• Tax deductions of up to one hundred and fifty percent (150%) of actual promotional expenses in foreign markets (applicable only to companies incorporated and resident in Trinidad and Tobago). The allowance is limited to the creation or expansion of a foreign market.


The Free Zones Act 1988 (as amended in 1995) established the Trinidad and Tobago Free Zones Company to promote export development and foreign investment projects in a bureaucracy-free, duty-free and tax-free environment for prescribed activities.  Free zone enterprises may be established in any part of the country.  They are one hundred percent (100%) exempt from:

  • Customs duties on capital goods, spare parts for machinery and raw materials for use in the construction and equipping of premises and in connection with the approved activity;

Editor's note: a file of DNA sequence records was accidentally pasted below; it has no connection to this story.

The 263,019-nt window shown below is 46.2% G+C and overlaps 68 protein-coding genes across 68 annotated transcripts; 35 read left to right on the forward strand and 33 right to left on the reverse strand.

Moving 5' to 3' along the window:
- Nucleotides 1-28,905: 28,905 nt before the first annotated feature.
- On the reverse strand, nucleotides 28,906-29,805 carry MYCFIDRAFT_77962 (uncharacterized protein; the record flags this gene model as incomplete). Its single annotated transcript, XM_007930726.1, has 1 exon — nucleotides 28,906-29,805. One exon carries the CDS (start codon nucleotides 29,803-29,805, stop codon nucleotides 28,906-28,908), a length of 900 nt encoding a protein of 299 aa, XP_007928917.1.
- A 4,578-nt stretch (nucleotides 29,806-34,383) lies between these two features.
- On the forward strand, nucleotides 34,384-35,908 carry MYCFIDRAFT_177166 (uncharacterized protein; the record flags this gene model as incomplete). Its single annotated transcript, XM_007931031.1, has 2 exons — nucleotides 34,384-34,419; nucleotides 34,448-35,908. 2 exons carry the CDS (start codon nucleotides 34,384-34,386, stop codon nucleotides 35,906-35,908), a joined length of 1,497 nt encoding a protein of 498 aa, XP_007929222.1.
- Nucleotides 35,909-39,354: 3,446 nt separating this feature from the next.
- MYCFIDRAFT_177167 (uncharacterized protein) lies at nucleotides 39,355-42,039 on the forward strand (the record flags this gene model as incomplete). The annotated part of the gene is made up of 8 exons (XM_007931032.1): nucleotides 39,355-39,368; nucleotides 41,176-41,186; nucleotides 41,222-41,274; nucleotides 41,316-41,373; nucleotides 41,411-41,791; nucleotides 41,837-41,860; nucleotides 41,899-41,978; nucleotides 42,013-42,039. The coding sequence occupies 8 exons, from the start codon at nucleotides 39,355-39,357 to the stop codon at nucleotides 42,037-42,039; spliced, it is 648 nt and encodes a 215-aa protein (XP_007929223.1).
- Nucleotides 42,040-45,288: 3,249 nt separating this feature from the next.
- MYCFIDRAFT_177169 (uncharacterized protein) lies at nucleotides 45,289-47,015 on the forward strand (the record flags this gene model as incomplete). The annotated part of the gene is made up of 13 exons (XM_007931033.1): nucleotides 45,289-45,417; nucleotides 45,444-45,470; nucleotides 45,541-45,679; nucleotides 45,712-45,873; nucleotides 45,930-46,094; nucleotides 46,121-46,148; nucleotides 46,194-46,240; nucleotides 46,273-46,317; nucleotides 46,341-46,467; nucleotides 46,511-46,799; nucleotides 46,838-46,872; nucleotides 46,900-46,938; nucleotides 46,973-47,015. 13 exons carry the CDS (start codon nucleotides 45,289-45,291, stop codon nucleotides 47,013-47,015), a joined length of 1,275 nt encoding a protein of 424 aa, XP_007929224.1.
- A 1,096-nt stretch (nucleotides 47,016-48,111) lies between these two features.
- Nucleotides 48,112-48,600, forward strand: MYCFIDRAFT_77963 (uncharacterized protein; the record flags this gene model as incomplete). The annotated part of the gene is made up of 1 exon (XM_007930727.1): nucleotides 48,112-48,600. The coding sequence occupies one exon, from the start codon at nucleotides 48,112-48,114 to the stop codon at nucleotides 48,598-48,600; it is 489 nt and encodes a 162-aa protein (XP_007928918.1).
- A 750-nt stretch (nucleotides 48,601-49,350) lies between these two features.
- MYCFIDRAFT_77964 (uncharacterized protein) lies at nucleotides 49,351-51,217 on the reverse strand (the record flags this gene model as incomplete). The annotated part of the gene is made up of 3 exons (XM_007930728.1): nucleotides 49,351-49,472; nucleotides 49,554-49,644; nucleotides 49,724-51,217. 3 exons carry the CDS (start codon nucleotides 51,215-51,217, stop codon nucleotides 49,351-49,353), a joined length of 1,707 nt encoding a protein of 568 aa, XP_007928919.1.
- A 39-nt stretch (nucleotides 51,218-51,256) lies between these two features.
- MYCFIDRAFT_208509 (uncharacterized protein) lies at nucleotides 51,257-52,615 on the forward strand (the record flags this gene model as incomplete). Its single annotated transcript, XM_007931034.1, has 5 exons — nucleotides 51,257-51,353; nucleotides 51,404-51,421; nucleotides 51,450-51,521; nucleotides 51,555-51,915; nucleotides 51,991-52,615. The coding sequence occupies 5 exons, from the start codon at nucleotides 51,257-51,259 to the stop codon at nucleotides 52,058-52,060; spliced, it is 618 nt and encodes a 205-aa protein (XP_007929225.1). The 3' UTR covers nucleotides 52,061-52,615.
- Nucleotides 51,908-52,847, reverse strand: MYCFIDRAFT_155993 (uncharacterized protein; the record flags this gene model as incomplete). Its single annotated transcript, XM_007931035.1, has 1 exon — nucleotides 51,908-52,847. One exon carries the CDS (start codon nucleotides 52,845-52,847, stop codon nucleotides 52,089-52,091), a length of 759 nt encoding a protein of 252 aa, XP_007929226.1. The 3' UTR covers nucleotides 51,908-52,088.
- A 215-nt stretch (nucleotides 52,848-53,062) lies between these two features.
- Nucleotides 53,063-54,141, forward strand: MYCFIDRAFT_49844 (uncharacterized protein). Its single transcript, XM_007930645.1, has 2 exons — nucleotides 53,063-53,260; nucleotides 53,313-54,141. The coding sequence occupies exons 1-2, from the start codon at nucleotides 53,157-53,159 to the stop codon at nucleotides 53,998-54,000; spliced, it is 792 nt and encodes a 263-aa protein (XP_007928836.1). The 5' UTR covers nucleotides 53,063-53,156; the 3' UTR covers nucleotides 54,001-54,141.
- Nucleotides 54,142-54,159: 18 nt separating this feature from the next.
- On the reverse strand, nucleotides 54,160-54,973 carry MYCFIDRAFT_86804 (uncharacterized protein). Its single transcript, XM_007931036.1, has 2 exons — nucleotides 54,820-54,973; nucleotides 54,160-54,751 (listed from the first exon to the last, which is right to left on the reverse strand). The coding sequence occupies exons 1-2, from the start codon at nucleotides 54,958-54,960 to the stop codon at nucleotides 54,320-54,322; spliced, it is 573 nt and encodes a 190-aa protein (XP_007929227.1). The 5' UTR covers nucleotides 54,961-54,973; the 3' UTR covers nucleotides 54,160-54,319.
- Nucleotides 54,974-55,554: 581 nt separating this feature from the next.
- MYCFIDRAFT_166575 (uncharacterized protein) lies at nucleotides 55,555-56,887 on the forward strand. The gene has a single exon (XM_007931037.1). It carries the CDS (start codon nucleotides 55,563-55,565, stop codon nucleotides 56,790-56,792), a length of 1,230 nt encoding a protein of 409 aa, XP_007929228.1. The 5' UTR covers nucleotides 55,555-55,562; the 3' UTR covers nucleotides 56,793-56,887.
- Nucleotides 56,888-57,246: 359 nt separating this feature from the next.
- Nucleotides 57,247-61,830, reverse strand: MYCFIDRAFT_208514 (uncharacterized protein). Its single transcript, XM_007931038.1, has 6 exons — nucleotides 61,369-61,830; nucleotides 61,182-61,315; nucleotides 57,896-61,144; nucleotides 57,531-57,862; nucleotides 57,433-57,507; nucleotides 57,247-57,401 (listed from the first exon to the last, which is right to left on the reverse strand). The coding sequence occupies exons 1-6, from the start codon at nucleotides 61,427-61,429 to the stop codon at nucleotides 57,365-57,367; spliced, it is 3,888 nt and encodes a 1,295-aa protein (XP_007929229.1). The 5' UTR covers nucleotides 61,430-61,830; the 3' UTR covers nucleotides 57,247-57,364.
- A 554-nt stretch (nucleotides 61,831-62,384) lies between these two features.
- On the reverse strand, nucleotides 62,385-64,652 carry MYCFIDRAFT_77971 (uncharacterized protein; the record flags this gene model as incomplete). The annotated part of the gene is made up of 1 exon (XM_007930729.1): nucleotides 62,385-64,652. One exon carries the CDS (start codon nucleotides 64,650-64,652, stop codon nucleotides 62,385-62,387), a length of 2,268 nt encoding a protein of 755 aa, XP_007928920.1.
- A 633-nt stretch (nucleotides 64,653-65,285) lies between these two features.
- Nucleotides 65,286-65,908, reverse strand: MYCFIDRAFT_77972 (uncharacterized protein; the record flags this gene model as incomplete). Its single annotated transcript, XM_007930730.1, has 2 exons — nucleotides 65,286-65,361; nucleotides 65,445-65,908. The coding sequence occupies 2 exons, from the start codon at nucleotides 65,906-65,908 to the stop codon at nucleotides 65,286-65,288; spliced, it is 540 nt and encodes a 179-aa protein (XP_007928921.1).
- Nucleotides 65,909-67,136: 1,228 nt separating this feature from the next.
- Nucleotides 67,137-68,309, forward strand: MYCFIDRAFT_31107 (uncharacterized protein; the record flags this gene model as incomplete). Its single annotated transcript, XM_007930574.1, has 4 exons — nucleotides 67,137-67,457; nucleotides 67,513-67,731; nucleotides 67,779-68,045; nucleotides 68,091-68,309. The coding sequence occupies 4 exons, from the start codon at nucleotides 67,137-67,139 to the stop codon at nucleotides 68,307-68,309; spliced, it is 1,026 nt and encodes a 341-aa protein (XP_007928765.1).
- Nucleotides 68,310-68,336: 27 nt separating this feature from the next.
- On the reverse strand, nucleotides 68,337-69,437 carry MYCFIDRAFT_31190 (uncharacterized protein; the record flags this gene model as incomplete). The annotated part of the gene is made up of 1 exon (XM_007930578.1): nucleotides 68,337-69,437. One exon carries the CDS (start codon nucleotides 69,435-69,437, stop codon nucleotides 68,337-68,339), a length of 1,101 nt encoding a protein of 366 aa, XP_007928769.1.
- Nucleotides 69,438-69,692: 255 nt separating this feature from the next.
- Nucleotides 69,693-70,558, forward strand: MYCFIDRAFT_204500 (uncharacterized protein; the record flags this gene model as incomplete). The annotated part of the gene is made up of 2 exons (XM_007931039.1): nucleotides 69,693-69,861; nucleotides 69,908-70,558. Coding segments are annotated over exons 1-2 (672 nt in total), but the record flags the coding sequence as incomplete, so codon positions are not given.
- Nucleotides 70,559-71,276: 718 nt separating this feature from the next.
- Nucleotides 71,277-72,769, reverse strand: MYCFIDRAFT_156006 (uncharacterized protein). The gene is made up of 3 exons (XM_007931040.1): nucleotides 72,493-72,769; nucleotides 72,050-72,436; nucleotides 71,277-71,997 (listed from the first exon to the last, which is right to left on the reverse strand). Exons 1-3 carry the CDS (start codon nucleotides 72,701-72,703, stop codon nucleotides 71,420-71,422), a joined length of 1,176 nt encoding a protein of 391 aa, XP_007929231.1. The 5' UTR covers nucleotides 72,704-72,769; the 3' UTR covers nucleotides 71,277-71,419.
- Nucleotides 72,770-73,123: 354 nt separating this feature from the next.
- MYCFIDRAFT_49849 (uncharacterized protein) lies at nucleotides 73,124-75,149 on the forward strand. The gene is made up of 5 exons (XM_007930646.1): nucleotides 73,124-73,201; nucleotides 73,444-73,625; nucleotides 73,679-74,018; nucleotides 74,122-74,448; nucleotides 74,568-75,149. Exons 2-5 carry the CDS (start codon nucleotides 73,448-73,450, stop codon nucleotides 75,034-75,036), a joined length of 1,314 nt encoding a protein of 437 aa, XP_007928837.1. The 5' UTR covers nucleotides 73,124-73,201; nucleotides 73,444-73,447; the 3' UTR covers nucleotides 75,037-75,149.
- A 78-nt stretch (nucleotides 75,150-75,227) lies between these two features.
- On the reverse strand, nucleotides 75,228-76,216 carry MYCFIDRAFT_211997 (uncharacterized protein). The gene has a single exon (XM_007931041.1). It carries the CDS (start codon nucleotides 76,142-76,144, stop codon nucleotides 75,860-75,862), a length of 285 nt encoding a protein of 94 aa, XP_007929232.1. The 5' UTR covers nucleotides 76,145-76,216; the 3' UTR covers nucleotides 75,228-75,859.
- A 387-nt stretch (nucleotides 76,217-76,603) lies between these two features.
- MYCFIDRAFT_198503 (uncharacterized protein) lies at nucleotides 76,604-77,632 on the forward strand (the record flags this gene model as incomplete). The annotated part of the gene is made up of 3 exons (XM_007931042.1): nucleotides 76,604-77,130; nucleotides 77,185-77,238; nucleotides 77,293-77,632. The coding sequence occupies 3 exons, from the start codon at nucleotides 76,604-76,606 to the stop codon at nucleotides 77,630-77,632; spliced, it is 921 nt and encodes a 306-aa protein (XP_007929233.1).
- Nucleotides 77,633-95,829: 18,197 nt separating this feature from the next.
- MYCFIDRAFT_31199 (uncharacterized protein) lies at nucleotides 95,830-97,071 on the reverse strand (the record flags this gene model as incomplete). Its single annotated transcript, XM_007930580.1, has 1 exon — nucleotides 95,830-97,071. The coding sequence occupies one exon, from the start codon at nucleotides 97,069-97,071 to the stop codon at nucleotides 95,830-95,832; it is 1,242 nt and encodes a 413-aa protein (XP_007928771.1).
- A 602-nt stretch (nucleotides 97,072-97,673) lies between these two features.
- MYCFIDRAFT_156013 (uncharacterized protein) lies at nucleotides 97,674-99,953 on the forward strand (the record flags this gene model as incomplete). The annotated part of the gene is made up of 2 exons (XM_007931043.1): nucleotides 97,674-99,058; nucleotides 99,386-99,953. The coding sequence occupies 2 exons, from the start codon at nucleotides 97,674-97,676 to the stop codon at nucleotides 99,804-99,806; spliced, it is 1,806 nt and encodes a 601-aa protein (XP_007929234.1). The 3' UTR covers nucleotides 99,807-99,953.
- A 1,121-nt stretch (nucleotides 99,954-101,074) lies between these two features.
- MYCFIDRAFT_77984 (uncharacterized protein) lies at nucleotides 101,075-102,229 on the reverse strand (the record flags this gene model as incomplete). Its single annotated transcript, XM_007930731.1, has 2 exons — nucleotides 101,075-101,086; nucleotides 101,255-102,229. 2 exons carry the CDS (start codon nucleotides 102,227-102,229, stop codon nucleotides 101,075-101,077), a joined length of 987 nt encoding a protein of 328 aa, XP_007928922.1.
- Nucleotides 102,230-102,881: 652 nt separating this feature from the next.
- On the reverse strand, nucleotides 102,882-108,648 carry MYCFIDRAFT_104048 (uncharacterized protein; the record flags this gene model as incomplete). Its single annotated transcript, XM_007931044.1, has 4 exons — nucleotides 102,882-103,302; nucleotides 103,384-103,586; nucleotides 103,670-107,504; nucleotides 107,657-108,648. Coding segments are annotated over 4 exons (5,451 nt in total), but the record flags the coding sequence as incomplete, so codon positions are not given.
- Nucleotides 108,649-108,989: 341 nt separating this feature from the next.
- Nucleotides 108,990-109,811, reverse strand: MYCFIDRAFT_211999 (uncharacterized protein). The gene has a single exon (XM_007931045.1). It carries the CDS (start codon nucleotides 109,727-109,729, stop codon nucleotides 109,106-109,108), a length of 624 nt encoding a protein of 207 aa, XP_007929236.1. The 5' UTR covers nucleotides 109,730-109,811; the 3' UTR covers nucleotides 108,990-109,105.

• Import and Export duties, taxes or licensing requirements;
  • Land and Building Taxes;
  • Fees for Work Permits;
  • Foreign currency or property ownership restrictions;
  • Corporate, capital gains, withholding and value added taxes;
  • Duties on vehicles for use only within the Free Zone.

Other benefits include:

  • Exemption from import licensing, or where goods are being shipped other than to Trinidad and Tobago, an exemption from export licensing;
  • Exemption from income tax, corporation tax, business levy where:
    • the approved enterprise is engaged in the construction, sale, lease, rental and management of a Free Zone as an approved activity;
    • the approved enterprise is engaged in manufacturing in a Free Zone, or engaged in activities involving international trading in products, including products originating in countries which are members of the Caribbean Common Market;
    • the approved enterprise is engaged in exporting services from Free Zone to a territory other than Trinidad and Tobago;